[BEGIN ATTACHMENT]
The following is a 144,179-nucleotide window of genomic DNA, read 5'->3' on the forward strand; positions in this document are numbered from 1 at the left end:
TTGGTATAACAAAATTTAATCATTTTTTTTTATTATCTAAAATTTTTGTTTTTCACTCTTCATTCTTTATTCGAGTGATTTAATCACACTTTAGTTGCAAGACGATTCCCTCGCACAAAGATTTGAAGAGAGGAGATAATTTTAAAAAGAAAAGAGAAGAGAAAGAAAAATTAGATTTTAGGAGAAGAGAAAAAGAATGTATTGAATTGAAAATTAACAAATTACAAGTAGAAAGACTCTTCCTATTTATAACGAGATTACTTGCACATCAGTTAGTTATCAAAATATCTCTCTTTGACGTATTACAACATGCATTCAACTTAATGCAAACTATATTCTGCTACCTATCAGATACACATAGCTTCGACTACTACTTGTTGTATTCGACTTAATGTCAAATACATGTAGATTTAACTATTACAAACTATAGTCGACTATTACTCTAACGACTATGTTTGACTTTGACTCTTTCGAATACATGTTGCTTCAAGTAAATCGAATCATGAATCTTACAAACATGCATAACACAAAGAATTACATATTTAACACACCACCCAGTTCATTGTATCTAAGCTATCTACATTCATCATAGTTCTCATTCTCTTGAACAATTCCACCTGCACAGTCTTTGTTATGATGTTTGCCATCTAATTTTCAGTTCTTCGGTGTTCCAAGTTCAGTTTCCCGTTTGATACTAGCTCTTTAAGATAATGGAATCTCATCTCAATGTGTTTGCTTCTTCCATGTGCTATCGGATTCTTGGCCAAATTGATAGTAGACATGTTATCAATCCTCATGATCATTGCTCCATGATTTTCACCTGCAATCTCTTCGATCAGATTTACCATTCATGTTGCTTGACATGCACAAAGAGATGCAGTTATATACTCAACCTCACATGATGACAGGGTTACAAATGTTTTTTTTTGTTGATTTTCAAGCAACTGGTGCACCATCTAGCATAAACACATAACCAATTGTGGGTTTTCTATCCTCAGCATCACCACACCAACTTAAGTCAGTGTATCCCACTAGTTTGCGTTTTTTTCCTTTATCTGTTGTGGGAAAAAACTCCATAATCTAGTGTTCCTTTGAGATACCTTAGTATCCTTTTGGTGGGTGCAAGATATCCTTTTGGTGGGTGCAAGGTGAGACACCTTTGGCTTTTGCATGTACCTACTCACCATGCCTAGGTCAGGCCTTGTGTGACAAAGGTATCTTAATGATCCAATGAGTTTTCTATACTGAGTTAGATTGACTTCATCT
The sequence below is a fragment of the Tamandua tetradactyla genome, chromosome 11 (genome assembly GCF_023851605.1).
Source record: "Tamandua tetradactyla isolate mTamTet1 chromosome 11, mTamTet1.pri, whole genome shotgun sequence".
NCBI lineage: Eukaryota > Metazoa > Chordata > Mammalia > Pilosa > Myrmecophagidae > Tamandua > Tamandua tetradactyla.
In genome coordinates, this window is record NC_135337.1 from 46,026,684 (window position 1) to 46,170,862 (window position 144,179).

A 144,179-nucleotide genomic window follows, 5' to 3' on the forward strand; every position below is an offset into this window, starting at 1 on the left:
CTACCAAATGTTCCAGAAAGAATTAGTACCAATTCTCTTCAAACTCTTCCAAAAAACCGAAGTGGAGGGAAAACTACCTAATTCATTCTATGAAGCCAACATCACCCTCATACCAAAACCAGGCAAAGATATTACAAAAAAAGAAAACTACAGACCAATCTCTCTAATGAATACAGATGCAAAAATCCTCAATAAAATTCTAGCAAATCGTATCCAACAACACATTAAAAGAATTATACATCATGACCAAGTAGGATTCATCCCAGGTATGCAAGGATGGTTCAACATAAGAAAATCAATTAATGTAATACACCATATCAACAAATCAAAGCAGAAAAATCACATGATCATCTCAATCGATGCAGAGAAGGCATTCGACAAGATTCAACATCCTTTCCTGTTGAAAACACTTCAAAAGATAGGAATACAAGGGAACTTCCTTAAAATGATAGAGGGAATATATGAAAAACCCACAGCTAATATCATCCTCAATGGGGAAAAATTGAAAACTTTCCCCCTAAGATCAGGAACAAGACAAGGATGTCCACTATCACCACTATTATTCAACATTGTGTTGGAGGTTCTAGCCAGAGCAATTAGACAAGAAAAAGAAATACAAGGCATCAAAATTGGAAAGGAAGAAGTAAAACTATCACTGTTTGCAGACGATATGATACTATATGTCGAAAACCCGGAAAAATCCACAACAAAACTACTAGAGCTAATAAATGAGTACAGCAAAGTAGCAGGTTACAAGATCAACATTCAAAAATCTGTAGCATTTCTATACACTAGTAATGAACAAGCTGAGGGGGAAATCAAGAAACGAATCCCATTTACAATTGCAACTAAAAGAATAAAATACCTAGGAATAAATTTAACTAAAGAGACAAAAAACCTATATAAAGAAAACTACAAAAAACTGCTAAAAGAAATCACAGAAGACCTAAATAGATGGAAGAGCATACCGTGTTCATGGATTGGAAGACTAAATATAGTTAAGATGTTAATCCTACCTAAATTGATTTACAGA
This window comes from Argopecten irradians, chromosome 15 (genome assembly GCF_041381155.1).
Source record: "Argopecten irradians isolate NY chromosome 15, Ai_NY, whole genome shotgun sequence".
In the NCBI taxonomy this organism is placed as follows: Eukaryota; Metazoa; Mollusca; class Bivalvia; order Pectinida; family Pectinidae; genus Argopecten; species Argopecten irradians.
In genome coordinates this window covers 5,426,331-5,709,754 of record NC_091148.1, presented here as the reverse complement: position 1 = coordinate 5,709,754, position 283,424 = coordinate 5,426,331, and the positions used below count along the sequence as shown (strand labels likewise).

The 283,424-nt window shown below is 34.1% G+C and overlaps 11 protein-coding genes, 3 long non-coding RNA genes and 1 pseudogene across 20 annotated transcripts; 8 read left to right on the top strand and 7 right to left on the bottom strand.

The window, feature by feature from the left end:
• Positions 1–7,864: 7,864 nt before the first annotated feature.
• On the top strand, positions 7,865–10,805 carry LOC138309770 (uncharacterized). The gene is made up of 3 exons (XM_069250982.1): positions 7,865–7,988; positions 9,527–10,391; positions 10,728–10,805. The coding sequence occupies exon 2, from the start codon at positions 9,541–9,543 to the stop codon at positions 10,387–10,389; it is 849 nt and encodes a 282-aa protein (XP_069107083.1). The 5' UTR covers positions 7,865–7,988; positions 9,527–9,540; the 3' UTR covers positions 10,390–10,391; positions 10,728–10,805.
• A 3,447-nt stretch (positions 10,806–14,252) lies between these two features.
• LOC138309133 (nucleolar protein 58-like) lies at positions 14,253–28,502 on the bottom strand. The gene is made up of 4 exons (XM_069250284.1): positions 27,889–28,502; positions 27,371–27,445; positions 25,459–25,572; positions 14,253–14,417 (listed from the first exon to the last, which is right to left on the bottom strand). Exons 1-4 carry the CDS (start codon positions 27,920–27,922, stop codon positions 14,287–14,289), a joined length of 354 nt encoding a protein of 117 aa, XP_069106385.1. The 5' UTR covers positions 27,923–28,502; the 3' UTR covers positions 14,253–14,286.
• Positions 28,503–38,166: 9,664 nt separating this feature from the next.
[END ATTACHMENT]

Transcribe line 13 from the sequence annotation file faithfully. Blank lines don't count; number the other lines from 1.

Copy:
The 283,424-nt window shown below is 34.1% G+C and overlaps 11 protein-coding genes, 3 long non-coding RNA genes and 1 pseudogene across 20 annotated transcripts; 8 read left to right on the top strand and 7 right to left on the bottom strand.